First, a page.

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By: Dexter L. Luke

There was a time that if you wanted to see Doctor Who on television you
might have found it on a PBS station or from an obscure video tape sold at
comic book conventions. Its popularity today is the largest it has ever
been, not only in Britain but also the United States (currently showing on
BBC America). Doctor Who: The Complete Specials contains the final episodes
of David Tennant’s run as the iconic Doctor, and along with Russell T.
Davies (Executive Producer and Head Writer), he has brought new audiences to
the series as well as satisfied many longtime Doctor Who fans.

For those who are not familiar with the series, Doctor Who tells the story
of a Time Lord from the planet Gallifrey, who travels through time and space
with various companions to explore the wonders of the universe, but often finds himself in the center of a conflict where the fate of an entire civilization (or the universe) hangs in the balance. Different actors have played the title role of the Doctor over the years, because of the plot device of allowing Time Lords the ability to extend
their lives through a process called regeneration. David Tennant was the tenth Doctor in the series. With the start of the 2010-11 season, Matt Smith will take over the role as the eleventh Doctor.

The Doctor had seen better times. With the series reboot in 2005 , the Doctor returns to earth as a broken man. His home planet was destroyed in the Time War against the Daleks. He finds a new companion, falls in love
with her and loses her twice. He has been shown by one of his fiercest enemies his own personal shame and failings. The desire to keep going is still strong, but he has grown tired of it all. To make matters worse, the Doctor’s death had been prophesied. The Specials begin with The Next Doctor, where the Doctor faces his old enemies the Cybermen and is joined by a man who claims to be the Doctor. Planet of the Dead finds the Doctor on a double-decker bus that has been transported from London to a desert planet. The Waters of Mars to be the strongest of the three stand-alone episodes.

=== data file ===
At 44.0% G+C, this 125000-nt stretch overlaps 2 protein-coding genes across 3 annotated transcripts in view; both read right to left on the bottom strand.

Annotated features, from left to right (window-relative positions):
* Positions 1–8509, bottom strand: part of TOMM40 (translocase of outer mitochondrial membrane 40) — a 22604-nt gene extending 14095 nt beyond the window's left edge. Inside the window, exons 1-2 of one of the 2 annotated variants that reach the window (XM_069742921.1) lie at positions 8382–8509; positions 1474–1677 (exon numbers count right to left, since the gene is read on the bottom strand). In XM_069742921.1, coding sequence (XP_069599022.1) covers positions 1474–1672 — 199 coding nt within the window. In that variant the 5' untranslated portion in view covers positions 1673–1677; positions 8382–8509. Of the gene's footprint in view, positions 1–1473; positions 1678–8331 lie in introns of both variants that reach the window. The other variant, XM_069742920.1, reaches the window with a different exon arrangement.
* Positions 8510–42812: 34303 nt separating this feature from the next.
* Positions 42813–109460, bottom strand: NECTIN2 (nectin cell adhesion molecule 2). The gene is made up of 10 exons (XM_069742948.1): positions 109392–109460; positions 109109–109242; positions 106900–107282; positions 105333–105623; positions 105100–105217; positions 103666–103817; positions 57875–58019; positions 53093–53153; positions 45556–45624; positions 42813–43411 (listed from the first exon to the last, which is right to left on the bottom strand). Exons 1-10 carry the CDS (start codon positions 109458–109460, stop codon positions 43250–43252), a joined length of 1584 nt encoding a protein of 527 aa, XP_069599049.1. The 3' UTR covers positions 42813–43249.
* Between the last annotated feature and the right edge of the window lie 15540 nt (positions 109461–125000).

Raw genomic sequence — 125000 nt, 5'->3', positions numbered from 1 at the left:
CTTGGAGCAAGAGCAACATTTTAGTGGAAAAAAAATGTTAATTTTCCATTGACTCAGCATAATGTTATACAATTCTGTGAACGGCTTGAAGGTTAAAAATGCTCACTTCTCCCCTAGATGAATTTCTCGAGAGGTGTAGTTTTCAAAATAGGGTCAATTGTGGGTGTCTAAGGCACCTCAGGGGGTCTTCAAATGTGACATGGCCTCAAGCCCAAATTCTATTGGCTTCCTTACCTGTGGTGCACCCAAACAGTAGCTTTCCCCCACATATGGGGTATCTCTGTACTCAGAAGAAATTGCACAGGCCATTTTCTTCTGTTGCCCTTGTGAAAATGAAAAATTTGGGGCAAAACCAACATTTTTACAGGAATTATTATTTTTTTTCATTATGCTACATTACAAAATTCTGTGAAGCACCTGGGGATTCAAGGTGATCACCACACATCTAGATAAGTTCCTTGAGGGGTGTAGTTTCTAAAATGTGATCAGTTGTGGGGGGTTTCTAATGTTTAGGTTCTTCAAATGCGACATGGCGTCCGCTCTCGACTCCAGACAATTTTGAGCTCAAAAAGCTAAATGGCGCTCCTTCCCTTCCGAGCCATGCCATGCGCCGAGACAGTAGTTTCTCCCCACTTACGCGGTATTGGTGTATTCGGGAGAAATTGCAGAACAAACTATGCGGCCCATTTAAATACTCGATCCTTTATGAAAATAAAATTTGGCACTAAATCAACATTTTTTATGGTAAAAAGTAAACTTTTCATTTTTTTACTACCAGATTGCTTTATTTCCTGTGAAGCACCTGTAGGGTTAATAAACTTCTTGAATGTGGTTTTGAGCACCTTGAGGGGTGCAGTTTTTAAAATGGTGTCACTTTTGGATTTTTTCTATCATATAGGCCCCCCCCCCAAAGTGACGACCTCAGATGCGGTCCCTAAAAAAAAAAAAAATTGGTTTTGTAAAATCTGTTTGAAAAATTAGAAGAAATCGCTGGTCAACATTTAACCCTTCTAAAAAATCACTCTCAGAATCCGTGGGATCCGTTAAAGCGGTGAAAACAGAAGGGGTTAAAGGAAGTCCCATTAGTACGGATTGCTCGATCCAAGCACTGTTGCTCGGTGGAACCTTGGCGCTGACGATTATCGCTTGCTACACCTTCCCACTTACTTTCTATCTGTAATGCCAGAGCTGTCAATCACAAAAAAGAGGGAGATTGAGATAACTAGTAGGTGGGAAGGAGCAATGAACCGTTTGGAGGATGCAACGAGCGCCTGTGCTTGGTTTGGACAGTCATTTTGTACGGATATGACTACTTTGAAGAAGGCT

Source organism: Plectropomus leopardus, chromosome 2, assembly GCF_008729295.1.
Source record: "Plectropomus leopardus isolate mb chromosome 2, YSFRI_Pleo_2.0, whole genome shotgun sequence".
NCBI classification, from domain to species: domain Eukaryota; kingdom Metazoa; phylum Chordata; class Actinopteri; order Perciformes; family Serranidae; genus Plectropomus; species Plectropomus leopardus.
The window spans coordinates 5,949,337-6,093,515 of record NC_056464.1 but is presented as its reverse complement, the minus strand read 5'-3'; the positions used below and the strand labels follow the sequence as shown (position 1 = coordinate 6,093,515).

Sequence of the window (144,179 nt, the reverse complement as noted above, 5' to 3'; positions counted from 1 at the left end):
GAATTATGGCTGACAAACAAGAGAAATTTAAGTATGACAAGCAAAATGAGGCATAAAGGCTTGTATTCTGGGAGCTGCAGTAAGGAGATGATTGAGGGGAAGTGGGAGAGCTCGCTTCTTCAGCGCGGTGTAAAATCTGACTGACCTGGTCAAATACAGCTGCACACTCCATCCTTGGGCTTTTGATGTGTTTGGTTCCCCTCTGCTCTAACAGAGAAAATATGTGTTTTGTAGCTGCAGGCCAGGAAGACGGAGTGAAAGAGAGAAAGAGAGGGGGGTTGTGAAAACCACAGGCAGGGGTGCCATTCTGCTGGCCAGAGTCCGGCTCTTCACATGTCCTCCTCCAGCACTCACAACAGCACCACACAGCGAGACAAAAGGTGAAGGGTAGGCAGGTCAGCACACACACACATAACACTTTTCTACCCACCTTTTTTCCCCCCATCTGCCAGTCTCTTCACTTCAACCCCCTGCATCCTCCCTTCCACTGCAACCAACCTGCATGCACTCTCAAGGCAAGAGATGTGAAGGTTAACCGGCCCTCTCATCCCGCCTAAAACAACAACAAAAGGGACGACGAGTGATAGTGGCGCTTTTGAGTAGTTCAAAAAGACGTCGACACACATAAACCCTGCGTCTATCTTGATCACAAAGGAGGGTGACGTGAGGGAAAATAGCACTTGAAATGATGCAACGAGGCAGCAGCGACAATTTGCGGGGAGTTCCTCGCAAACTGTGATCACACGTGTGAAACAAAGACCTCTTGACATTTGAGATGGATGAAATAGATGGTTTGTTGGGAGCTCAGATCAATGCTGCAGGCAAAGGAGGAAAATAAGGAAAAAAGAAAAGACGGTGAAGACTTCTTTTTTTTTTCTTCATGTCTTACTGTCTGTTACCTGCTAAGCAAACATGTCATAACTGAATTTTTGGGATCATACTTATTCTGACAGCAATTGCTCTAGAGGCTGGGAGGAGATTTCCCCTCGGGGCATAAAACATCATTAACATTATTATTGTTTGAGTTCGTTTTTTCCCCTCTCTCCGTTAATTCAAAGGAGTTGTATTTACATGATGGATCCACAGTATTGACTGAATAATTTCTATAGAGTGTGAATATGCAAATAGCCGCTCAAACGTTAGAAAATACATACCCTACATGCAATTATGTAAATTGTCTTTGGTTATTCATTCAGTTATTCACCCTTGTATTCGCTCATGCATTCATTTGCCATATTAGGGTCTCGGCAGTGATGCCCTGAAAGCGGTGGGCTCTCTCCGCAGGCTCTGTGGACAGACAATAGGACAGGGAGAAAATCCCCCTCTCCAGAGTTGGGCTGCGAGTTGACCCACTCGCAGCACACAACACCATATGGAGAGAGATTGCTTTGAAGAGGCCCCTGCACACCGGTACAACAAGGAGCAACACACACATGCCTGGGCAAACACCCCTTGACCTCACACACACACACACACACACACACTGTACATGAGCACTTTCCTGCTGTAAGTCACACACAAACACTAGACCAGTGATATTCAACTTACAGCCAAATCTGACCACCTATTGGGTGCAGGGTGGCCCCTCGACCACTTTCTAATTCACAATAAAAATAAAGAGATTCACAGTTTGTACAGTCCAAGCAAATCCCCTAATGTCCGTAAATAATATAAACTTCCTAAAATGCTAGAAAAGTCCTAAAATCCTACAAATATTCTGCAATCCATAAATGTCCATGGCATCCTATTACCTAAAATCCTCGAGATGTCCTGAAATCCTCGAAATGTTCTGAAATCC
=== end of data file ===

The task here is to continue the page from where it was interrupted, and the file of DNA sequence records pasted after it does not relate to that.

He arrives on Mars at a moment that will have profound effect for the human race, yet at the same time he faces an ethical dilemma that has enormous consequences, not only for himself but the people of Earth. The two-part finale, The End of Time, has strong performances by John Simm (The Master) who starred in the series Life on Mars, and former James Bond Timothy Dalton (Lord President) and Bernard Cribbins (Wilfred Mott). But it’s David
Tennant, who hooks the audience and reminds us why he is considered one of the best actors who played the role of the Doctor and whose absence will be felt by many. The episodes in this set are the edited versions that were seen originally
on BBC America. Special features include Doctor who confidential, a behind-the-scenes look at the creation of each episode, David Tennant’svideo diary of his final days on the set, audio commentary for The End of Time, Deleted Scenes, and Doctor Who at Comic-Con.

All said, the stories are not the strongest in the series, but they are still entertaining. I enjoyed the finale, The End of Time, but others I know did not, mainly because Davies’ scripts can be hit or miss. Also, I had watched the British airing of the specials initially and although I didn’t see a difference, those who caught this version may notice the editing for BBC
America. For some the better choice would be to buy the special that they like and ignore the others, because none of these stories, in my opinion are close to being among the best of Tennant and Davies.

Verdict: Good, but not great.

Doctor Who: The Complete Specials
Box Set: 5 Discs
Specials Include: The Next Doctor. Planet of the Dead. The Waters of
Mars. The End of Time; Parts One and Two.
Runtime: 311 minutes.

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